It is unclear as to whether the increased efforts to decarbonise will mitigate the downtick caused by the Covid pandemic and it is far too early to see any effect caused by the invasion of Ukraine, so we wait to see how these competing factors have affected innovation in this area.
The top 50 filers of patents covered by our research over the last 10 years were assigned to one of nine industrial sectors in order to analyse which are at the forefront of innovation in hydrogen fuel cells. Perhaps unsurprisingly, the automotive sector is dominant, making up over half of filings. Multinational firms (those active in a range of technology areas) and companies dealing in ceramics and metals make up another 25% of filings, and it should be noted that some of these companies are also suppliers for the automotive sector. The remainder of filings are made by companies in the electronics and chemical sectors, alongside research institutes and entities dedicated to the development of fuel cells.
An examination of the top 10 filers reinforces our previous observations, with six being automotive or automotive supply companies, three being ceramics companies (with significant involvement with the automotive sector), and one being a multinational. Furthermore, eight of the companies are based in Japan. A special note should be made regarding Toyota, which has filed almost as many patent applications relating to hydrogen fuel cells since 2010 as the next three most prolific filers combined.
|Toyota Motor Corp.||Japan||Automotive||1855|
|Honda Motor Corp.||Japan||Automotive||817|
|NGK Insulators Ltd.||Japan||Ceramics||424|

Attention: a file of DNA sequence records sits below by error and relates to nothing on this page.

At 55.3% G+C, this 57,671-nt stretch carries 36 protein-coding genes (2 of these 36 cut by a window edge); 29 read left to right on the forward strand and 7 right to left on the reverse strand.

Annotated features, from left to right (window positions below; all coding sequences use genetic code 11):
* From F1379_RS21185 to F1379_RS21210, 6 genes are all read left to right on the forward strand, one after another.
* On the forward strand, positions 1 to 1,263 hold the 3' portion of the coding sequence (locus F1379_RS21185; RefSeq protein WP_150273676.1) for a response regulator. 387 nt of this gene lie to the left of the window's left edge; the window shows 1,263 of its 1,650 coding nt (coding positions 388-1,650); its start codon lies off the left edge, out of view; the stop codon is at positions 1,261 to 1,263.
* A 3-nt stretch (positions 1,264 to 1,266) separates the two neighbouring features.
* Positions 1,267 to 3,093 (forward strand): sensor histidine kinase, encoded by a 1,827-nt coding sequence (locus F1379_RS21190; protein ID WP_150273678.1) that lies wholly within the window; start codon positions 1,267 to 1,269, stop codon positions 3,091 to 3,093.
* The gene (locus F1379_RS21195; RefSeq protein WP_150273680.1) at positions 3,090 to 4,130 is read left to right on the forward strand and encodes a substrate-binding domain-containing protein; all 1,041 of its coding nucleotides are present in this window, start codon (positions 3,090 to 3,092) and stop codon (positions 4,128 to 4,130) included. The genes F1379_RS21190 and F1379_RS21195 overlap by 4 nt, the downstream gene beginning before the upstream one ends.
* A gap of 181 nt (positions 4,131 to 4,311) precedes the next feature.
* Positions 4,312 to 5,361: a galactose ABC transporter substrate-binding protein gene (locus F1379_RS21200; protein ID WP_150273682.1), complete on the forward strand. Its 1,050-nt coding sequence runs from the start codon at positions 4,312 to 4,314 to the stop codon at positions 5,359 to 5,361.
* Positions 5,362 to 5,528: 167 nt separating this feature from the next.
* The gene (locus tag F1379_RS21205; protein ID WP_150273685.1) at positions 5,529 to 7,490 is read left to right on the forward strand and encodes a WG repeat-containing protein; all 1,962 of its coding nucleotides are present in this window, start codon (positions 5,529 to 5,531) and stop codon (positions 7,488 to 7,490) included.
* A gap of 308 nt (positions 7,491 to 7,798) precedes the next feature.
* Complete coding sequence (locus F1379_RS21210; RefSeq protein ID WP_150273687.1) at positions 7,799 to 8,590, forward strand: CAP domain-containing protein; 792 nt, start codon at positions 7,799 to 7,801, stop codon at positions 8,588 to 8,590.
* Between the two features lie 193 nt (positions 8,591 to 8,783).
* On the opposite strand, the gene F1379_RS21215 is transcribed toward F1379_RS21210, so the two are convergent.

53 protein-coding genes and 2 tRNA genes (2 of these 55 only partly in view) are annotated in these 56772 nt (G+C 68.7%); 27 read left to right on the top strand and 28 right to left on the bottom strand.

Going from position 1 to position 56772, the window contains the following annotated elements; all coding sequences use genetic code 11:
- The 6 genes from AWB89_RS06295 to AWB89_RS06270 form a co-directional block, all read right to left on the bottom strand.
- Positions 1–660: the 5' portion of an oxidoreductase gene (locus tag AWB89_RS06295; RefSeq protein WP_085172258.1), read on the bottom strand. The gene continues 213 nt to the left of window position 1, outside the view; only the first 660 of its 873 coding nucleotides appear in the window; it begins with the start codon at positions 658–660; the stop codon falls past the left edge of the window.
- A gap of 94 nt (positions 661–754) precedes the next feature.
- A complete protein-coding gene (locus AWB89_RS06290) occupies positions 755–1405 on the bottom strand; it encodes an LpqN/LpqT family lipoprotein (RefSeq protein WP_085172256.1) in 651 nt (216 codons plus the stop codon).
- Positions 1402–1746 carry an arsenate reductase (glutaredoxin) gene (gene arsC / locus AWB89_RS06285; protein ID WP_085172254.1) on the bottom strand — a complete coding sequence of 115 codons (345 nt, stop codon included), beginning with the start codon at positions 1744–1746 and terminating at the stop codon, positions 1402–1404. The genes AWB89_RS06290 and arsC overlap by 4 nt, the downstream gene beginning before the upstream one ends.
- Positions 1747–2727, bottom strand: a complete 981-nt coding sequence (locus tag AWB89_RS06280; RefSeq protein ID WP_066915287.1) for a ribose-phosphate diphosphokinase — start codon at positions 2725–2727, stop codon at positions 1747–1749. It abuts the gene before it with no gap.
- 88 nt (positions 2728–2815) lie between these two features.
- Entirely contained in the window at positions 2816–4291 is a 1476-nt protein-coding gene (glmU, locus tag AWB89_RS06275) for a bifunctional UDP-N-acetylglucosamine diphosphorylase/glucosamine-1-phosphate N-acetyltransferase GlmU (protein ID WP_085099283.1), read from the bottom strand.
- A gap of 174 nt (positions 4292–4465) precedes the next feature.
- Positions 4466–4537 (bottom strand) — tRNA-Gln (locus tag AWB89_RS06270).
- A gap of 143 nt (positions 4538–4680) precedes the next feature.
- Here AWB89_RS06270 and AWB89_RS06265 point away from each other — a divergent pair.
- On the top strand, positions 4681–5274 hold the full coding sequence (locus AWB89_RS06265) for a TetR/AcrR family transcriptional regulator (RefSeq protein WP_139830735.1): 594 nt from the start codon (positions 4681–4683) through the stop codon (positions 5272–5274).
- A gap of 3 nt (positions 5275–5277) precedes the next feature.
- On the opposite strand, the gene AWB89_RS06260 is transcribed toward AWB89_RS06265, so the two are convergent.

|Nissan Motor. Co. Ltd.||Japan||Automotive||377|
|Hyundai Motor Co.||South Korea||Automotive||303|
|NGK Sparkplug Co. Ltd.||Japan||Ceramics||250|
|Aisin Seiki Co. Ltd.||Japan||Automotive||243|
|General Motors Corp.||USA||Automotive||205|
There are no strong changes for each sector over the past 10 years, with year-to-year variation exceeding any longer term trends, indicating that there is a consistent commitment to the research and development of hydrogen fuel cells across a range of industries.
Overall, innovation in the arena of hydrogen fuel cells has been perhaps surprisingly consistent for the last decade, being led by the automotive sector, particularly in Japan.
In recent years, there has been a slight decline in hydrogen fuel cell innovation in Japan, Europe, and the USA, but this has been offset by a rapid rise in innovation from China. These statistics are, perhaps, reflective of the differing strategies and incentives for decarbonisation that are employed in different countries. Given the interest in the potential of hydrogen to address many issues faced by decarbonisation efforts, we expect research and development of hydrogen fuel cells to remain strong over the coming years. Of course, innovation in fuel cells alone is only a small part of a much larger picture, and decarbonisation will require further research, development, and investment in the generation, storage, and supply of hydrogen in order to provide the critical infrastructure which will allow a more widespread use of hydrogen fuel cells.